Campain Finance Reform? Bah.. Reform the Campains!

I was reading the February issue of Esquire, which is certainly the best magazine in existence today, and I came across a question posed to “The Answer Fella” (a monthly feature where questions are answered, duh) that read simply: “Why does America no longer produce political leaders?”

This question is certainly valid and one of the answers given was quite obvious to me and it triggered a memory of a couple of things I’ve been thinking about which I will go into here for you all. Yes, I know this is another political posting and yes I know that they seem to really change nothing in the world, but yet I still feel better once I write them, so deal.

The answer in the piece that I identified with was simply this (given by Doris Kearns Goodwin) “The whole process of running for a political office today is making some of our best people not want to enter the fray, party because of the exposure of private lives, party because of the necessity of raising so much money to do it.”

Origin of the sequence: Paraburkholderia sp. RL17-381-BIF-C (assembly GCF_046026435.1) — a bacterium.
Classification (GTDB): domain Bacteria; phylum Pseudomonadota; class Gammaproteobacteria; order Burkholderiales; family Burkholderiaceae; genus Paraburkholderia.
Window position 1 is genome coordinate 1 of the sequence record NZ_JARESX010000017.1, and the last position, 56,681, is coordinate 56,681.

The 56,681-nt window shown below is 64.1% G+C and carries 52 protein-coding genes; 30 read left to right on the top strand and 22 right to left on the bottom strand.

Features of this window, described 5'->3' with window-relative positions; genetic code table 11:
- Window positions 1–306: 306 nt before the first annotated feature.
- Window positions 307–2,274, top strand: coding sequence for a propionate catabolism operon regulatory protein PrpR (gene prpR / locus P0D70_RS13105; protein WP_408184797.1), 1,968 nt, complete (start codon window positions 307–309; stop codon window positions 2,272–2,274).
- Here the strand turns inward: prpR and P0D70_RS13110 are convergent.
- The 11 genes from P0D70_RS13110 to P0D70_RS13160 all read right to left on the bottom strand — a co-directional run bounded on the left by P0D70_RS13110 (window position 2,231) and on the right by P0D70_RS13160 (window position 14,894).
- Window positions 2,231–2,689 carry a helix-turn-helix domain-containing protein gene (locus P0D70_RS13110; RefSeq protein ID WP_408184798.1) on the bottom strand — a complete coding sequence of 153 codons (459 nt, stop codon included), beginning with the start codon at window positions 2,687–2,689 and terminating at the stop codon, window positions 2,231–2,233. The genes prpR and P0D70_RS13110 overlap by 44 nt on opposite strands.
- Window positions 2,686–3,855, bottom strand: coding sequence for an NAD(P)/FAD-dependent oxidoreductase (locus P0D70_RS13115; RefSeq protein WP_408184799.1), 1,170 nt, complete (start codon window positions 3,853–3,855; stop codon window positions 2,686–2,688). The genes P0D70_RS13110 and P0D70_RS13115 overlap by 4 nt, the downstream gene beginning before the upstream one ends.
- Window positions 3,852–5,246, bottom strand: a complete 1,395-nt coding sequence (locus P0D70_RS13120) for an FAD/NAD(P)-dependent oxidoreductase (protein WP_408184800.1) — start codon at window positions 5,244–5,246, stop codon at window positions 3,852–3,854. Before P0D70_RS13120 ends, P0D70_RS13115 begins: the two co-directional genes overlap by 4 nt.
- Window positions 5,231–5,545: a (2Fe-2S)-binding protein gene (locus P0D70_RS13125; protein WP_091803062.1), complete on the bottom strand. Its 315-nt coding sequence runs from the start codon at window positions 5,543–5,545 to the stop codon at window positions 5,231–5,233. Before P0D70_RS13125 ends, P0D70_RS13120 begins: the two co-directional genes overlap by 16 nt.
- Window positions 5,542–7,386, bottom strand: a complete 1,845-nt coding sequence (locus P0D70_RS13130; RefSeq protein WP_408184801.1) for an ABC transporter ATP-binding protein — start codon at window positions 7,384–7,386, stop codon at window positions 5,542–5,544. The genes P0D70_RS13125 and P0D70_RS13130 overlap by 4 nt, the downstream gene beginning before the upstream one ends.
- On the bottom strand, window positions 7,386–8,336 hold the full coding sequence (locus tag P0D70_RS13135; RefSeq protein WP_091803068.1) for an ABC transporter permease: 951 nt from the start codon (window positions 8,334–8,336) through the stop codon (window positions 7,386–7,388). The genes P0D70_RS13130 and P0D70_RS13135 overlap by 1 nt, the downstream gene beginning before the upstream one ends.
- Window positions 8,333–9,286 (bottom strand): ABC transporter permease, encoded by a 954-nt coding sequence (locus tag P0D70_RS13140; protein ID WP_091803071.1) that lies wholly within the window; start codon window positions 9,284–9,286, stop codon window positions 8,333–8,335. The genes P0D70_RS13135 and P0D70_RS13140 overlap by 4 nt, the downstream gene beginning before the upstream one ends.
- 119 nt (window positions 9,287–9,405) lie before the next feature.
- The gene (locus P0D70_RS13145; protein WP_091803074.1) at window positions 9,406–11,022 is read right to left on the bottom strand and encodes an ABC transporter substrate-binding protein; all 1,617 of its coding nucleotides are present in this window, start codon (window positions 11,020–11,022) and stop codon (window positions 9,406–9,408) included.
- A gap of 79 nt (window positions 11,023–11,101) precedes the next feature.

Let me go back about 10 years. I was talking with a really smart person who knew a lot of people in local Philadelphia politics and I posed the question to him: “Why don’t you run for mayor? And if not you, why won’t X run for mayor, he’s incredibly qualified”. (I don’t remember the name of the person, but they really would have made a great mayor). In either case, this person told me the following things:

1) Nothing could get done by an outsider since to get anything done required political capital and you needed to be in the system from the beginning to have a shot. (In other words, the system was totally gummed up by political connections than the city charter had laid out).

2) Nobody sane wants to be scrutinized 24 hours a day for everything they do, political and personal

3) It is impossible for a non-politically connected person to win an election They would need the blessing of one of the 2 party leaders to even have a shot. (People on the average don’t vote and most of those who do, vote for who the party chooses for them and…)

4) The biggest factor is money. You need exposure to get the voters to even think about you and it is incredibly expensive to get that exposure. Television, radio, mailings, phone banks, staff all cost a ton and its hard to raise it outside of the political circles.

That conversation stuck with me and has always bothered me a lot, but I knew then and I know now that it is still true. And that is on the local level. Imagine how things ramp up as you move to the state and then the federal level.